• Global Governance Reform Initiative: Oceans Governance (Dr. Joris Larik). This research clinic aims to actively involve students in a policy-oriented research project on Oceans Governance carried out together with The Hague Institute for Global Justice, the Ministry of Foreign Affairs of the Netherlands and the Observer Research Foundation (New Delhi). Up to three students, 2nd or 3rd years.
  • Creating Shared Space for a Better Future through an Inter-Generational Dialogue: Interaction between the Students Emergency Action for Liberal Democracy (SEALDS) and Japan’s Postwar Intellectual Thinkers and Their Thought in Post-3/11 Disaster Japan (Dr. Maja Vodopivec). Pre-requisites: None. Reading Japanese is desirable but not necessary.
  • The Global Challenges Storybook is looking for 2-3 writers per global challenge who would want to tell stories illustrating how global Challenges affect normal people. This Research Clinic will train students to illustrate important themes through compelling narratives.

Course objectives

After having successfully completed this course, students will have be proficient in one or more of the following course objectives to be able to :

  • formulate research questions and structure a collective project;
  • draft and revise an academic text of high quality;
  • utilize specific research skills and methodologies in the context of a larger research question,
  • cooperate in a research team.

As such, this course provides excellent preparation for students’ Capstone projects as well as later academic research at graduate or post-graduate level.

Timetable

N/A

Mode of instruction

Each student is expected to meet with her/his project leader regularly to discuss her/his progress, receive feedback on earlier work, ask questions and outline further assignments.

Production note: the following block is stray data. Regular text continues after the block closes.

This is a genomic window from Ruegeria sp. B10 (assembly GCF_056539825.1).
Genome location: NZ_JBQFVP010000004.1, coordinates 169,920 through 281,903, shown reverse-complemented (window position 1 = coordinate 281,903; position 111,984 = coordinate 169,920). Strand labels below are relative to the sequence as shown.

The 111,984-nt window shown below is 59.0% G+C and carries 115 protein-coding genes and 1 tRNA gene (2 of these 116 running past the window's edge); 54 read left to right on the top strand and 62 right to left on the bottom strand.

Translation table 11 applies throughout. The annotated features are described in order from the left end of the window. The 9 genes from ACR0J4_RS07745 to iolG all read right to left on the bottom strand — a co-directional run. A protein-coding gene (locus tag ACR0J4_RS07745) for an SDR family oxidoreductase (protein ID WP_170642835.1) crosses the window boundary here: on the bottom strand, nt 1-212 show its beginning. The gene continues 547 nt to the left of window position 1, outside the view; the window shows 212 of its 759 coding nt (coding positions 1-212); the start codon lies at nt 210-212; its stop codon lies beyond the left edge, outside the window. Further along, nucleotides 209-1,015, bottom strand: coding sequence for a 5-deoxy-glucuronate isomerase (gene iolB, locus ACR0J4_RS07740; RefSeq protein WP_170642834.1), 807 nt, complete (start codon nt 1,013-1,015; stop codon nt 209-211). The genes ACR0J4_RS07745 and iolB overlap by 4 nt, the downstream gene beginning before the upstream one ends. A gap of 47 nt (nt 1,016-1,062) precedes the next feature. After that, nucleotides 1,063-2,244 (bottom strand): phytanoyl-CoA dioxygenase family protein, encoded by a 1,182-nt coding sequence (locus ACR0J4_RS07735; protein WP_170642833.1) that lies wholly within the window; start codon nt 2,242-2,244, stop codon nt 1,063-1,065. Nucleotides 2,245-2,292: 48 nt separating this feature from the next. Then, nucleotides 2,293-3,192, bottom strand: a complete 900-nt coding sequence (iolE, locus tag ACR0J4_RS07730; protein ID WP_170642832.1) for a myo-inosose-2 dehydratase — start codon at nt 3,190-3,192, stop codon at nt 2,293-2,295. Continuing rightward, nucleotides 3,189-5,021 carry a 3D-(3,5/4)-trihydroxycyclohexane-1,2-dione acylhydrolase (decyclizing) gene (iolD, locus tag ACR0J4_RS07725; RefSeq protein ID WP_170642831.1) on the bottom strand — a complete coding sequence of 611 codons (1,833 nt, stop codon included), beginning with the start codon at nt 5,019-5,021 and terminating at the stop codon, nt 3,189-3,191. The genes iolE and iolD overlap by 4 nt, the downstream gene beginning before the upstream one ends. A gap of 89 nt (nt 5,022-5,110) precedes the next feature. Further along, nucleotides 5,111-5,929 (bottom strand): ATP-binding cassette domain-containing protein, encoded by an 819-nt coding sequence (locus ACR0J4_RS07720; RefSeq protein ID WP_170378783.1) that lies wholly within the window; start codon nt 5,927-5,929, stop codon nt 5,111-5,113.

Individual project leaders may require additional meetings during which students can be asked to give presentations to all project participants. Project leaders may also ask students to attend specialist lectures, seminars or conferences – insofar as relevant for the project.

Important: students are expected to keep a log of their activities, detailing per hour spent on the project what they have accomplished.

Assessment

Participation during research clinic meetings, 10%, Block 3 + Block 4;
Weekly assignments, 60%, Block 3 + Block 4;
Keeping a research log, 10%, Block 3 + Block 4;
Research report, 20%, Block 3 + Block 4;

Note that all assignments as well as the final grade for the clinic will be stated as Pass/Fail.

Blackboard

N/A

Reading list

Relevant readings differ per project – this will be indicated by the project leaders during the first week of the course.

Registration

This course is open to LUC students and LUC exchange students. Registration is coordinated by the Curriculum Coordinator. Interested non-LUC students should contact course.administration@luc.leidenuniv.nl.

Contact

Dr. Paul Hudson (p.f.hudson@luc.leidenuniv.nl)